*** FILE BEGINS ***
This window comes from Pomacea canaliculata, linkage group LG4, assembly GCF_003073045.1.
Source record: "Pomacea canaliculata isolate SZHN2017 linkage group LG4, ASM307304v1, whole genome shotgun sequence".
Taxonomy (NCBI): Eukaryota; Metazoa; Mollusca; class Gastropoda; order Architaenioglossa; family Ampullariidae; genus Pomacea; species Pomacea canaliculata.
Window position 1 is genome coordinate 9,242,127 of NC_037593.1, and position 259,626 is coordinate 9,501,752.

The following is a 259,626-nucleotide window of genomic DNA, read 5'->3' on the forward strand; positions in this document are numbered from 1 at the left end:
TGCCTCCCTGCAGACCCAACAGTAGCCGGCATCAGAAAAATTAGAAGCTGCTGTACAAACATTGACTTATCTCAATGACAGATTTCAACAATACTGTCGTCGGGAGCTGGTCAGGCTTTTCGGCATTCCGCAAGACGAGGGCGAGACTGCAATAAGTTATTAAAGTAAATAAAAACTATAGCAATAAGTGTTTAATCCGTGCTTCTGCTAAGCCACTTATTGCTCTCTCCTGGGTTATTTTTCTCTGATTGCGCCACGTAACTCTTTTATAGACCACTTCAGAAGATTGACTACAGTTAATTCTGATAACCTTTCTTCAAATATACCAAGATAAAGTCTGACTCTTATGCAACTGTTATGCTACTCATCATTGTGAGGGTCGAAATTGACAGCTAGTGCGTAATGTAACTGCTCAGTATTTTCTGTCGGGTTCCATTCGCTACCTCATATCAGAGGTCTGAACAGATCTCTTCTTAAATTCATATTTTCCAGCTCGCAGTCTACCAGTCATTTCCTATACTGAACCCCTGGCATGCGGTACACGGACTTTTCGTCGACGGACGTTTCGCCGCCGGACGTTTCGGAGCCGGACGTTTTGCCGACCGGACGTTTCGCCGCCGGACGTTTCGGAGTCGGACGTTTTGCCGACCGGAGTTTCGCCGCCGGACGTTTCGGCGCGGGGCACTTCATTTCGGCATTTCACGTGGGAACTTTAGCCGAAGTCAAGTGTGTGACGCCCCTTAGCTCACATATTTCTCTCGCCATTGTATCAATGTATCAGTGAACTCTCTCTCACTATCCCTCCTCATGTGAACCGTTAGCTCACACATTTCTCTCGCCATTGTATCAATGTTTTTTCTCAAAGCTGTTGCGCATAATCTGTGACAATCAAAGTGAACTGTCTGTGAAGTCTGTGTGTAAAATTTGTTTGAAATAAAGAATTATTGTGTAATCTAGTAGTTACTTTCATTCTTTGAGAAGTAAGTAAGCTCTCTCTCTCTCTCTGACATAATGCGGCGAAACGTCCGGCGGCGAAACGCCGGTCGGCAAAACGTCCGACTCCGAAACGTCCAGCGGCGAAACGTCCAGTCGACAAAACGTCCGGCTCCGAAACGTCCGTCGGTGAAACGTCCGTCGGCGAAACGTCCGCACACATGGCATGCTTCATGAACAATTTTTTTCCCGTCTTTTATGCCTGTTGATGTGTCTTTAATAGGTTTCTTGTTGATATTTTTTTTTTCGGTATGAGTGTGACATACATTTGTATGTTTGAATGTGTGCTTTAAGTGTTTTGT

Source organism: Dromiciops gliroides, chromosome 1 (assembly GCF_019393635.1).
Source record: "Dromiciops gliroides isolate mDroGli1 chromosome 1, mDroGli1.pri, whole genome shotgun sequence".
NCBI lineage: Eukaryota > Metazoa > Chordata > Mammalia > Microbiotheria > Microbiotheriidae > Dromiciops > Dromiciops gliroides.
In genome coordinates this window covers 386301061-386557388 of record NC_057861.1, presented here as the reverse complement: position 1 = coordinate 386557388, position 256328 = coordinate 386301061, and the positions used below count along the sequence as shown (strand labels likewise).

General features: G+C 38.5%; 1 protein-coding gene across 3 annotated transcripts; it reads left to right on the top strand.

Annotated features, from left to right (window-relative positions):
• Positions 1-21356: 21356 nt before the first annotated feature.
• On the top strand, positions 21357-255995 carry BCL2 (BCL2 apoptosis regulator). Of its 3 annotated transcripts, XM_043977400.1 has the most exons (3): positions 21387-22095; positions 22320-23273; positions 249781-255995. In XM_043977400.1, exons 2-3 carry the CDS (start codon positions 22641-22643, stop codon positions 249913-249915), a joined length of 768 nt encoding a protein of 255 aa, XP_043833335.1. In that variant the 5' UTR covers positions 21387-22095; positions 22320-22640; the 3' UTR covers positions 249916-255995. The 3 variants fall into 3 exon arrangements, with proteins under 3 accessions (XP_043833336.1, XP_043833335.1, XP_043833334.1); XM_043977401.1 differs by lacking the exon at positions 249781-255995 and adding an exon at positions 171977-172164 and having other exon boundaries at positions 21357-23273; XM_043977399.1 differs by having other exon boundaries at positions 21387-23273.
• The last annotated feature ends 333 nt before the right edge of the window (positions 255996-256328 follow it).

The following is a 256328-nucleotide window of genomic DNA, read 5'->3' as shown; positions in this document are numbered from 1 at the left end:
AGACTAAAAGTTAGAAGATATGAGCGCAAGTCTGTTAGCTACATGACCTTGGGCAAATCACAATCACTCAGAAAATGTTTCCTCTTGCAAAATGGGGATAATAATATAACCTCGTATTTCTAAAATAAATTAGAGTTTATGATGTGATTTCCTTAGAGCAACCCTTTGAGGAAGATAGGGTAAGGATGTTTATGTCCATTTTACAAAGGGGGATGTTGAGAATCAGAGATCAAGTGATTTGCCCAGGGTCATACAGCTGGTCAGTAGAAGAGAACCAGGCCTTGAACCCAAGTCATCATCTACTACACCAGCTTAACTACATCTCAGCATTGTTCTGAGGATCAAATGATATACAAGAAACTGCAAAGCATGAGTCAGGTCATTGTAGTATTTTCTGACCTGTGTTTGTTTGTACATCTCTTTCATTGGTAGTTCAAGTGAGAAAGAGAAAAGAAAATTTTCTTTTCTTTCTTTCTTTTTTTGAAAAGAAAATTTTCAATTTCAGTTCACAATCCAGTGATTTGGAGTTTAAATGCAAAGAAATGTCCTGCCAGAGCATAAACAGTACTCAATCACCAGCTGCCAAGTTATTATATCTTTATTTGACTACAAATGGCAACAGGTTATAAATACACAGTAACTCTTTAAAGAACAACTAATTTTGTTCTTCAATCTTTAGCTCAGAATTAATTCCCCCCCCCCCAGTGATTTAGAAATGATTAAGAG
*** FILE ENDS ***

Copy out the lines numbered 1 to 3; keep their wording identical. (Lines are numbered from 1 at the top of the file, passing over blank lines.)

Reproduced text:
This window comes from Pomacea canaliculata, linkage group LG4, assembly GCF_003073045.1.
Source record: "Pomacea canaliculata isolate SZHN2017 linkage group LG4, ASM307304v1, whole genome shotgun sequence".
Taxonomy (NCBI): Eukaryota; Metazoa; Mollusca; class Gastropoda; order Architaenioglossa; family Ampullariidae; genus Pomacea; species Pomacea canaliculata.